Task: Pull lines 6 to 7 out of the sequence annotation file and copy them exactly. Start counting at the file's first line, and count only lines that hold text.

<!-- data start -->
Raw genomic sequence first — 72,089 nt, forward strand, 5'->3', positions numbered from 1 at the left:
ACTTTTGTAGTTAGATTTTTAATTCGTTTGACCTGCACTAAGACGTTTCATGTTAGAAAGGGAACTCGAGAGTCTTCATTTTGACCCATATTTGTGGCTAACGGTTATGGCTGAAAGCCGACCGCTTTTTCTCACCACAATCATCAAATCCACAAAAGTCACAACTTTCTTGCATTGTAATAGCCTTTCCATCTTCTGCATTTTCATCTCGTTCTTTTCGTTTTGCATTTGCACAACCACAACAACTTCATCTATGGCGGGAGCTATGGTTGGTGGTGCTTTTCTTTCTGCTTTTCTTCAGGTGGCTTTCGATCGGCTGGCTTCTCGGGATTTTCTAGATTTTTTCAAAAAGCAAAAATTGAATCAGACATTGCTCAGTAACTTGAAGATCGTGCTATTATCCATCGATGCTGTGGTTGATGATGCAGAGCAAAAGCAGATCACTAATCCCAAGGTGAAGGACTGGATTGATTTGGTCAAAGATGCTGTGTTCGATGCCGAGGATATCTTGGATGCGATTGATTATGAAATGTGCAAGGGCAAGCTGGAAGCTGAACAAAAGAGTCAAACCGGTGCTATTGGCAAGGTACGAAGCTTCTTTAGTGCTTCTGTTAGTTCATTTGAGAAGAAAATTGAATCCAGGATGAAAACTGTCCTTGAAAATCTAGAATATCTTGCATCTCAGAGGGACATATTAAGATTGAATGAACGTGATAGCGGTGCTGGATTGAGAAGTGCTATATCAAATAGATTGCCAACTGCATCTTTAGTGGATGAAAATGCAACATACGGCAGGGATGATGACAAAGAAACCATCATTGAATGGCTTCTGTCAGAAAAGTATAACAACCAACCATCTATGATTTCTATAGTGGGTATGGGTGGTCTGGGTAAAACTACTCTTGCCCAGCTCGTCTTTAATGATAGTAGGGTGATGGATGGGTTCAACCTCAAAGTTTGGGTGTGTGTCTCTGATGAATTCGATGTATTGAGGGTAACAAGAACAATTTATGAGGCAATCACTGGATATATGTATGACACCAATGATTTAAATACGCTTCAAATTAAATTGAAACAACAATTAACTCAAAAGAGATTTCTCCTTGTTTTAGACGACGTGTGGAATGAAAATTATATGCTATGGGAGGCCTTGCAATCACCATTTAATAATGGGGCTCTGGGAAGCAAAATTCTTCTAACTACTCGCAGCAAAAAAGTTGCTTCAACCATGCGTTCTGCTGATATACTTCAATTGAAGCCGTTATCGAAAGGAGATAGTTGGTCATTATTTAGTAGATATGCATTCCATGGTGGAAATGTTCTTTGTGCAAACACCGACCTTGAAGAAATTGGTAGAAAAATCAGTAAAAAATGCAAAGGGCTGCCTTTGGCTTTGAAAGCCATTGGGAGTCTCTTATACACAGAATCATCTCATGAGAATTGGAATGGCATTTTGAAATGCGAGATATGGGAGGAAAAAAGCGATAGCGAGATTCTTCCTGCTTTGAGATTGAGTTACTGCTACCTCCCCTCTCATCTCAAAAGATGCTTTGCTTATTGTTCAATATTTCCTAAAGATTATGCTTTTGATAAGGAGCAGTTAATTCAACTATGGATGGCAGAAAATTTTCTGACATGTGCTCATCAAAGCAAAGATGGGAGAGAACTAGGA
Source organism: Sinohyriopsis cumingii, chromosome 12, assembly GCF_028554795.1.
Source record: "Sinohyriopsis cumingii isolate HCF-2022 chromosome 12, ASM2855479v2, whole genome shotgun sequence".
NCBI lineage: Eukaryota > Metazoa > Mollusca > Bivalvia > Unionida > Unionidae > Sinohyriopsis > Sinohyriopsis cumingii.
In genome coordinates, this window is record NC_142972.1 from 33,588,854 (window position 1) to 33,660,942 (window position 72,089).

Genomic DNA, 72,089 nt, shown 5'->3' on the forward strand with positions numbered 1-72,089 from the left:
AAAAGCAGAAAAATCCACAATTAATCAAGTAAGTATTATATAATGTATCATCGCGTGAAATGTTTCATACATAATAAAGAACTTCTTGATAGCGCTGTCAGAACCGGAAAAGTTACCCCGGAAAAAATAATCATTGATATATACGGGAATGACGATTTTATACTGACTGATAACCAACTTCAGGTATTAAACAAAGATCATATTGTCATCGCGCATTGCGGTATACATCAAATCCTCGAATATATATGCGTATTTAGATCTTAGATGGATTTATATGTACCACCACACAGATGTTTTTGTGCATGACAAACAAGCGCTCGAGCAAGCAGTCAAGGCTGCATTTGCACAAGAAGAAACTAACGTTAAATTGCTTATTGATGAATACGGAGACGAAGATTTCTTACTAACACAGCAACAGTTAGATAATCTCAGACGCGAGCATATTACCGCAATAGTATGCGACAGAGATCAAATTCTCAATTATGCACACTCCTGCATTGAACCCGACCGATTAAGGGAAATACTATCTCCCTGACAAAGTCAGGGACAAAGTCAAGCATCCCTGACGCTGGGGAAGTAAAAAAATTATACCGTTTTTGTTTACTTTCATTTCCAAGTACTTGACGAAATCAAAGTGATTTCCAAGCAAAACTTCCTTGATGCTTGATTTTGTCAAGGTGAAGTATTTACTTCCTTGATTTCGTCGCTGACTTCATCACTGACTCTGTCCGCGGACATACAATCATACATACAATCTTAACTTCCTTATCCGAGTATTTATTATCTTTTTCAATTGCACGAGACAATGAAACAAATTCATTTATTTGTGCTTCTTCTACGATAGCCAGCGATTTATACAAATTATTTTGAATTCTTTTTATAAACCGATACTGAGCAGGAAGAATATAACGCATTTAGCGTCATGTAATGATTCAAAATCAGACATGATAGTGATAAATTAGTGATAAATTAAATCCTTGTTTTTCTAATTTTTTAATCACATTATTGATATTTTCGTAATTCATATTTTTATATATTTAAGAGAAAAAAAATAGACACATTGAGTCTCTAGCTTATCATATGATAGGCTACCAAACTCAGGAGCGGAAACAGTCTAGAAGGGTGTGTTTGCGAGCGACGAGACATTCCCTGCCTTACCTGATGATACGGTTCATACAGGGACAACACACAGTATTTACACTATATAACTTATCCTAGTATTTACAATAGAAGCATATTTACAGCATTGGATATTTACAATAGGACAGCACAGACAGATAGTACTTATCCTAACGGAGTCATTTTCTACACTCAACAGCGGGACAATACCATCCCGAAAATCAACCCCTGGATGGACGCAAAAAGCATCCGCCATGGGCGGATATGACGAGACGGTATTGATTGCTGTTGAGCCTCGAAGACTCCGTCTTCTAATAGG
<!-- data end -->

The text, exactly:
In genome coordinates, this window is record NC_142972.1 from 33,588,854 (window position 1) to 33,660,942 (window position 72,089).

Genomic DNA, 72,089 nt, shown 5'->3' on the forward strand with positions numbered 1-72,089 from the left: